A successful Barbiere is by no means a matter of course; neither one of the most brilliant scores ever written nor the intriguing plot are alone enough to ensure an accomplished performance. It needs outstanding voices, a perfect staging, energy and passion. This was the case with Filippo Crivelli's 1998 production at the Teatro di San Carlo, reprised here by Luca Baracchini,  as it retains bel canto singing and a joyful atmosphere, along with the refined sets designed by Emanuele Luzzati, mainly characterised by the blue tiles of the walls and the sliding panels. The early 19th-century Spanish décor was emphasised by the costumes of Santuzza Calì.

Il barbiere di Siviglia
© Luciano Romano

The cast was headed by baritone Davide Luciano, who portrayed the talkative, witty barber, surprising us when he accompanied Almaviva's serenade on the guitar for real. Jovial and full of vitality, he accentuated the devious dimensions of this clever jack-of-all-trades. We were presented with his agile voice in the dazzling “Largo al factotum”, sung with a rich timbre and good emission.

Davide Luciano (Figaro)
© Luciano Romano

Xabier Anduaga was a Count Almaviva with great vocal power and stage presence. He sang his two serenades “Ecco ridente in cielo” and “Se il mio nome” with ease. Also, differently from many tenors in this role, he sang the closing aria di bravura “Cessa di più resistere” excellently, with an impeccable Rossinian style and a bright and ductile voice.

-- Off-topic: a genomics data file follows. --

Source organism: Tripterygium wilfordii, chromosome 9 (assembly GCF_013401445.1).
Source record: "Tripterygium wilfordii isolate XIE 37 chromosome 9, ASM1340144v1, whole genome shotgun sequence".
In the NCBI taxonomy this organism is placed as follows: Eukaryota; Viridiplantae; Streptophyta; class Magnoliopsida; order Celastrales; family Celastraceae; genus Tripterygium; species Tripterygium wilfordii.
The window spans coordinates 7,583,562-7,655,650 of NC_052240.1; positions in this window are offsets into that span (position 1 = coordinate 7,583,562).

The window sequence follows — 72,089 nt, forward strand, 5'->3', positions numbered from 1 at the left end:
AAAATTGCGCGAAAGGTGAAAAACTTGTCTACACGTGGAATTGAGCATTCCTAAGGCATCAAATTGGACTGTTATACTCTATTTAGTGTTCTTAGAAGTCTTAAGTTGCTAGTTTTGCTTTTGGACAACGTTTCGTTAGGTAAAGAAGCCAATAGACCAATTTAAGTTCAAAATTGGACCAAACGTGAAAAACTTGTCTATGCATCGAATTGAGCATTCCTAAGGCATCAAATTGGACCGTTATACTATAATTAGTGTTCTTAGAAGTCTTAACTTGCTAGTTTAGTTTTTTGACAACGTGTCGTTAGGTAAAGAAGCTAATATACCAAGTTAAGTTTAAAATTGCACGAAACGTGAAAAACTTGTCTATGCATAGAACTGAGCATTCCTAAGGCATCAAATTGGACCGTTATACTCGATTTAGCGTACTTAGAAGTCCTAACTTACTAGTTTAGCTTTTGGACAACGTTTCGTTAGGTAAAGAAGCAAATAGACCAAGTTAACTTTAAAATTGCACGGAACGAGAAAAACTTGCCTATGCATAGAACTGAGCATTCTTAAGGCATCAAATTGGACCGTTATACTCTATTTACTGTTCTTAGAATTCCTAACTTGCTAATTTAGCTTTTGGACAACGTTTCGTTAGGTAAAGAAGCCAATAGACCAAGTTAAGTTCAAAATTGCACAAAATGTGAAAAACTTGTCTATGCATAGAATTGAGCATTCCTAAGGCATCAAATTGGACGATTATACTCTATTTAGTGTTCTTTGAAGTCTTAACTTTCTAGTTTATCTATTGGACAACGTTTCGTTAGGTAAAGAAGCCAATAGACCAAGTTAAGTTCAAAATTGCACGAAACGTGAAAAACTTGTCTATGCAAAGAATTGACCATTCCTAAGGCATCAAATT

Xabier Anduaga (Almaviva) and Jessica Pratt (Rosina)
© Luciano Romano

As Rosina, Jessica Pratt lived up to the high expectations placed on her performance. Her great technique and clear timbre led to some virtuosic highlights greatly appreciated by the audience. She has a clear and silvery coloratura soprano, and the range of her lively, charming, fluid voice enabled her to perform brilliantly the role of the self-confident, strong-willed woman. The music lesson was a moment of pure grace, as Pratt eliminated “Contro un cor” in favor of “Deh! torna mio bene”, Heinrich Proch’s variations, favoured by the likes of Luisa Tetrazzini, and most frequently introduced in this scene since the end of the 19th century. Pratt sang with lightness and vocal ease Rosina's vivacious melodic lines and pyrotechnic coloratura, trills and arabesques, stunning the audience with the daring naturalness with which she faced this impossible score. Her guardian, Bartolo, was portrayed with energy and dexterity by bass Carlo Lepore, whose performance was impressive for his intelligent use of all the possibilities of his vocal range to embody a presumptuous, ridiculous old man.

Jessica Pratt (Rosina) and Carlo Lepore (Bartolo)
© Luciano Romano

Riccardo Fassi gave his Don Basilio a dark timbre, incisive accents, correct comic tempi and stage presence. In “La calunnia”, emblematic of the Rossinian crescendo, he was good at allying his deep bass to the orchestra in the same ascending tension. A mention goes to the talented mezzo Daniela Cappiello who played Berta, Bartolo's funny maid.

In the pit, Riccardo Frizza's incisive contours of rhythm, accents and dynamics provided in the overture a foretaste of the playfulness and precision to follow, marking Rossini's true charm and keeping the score's tension alive. The conductor took hold of the music with energy and delicacy, only lacking some breath from a general point of view, even if the contours were finely chiseled. No less than excellent, as usual, was the chorus prepared by José Luis Basso.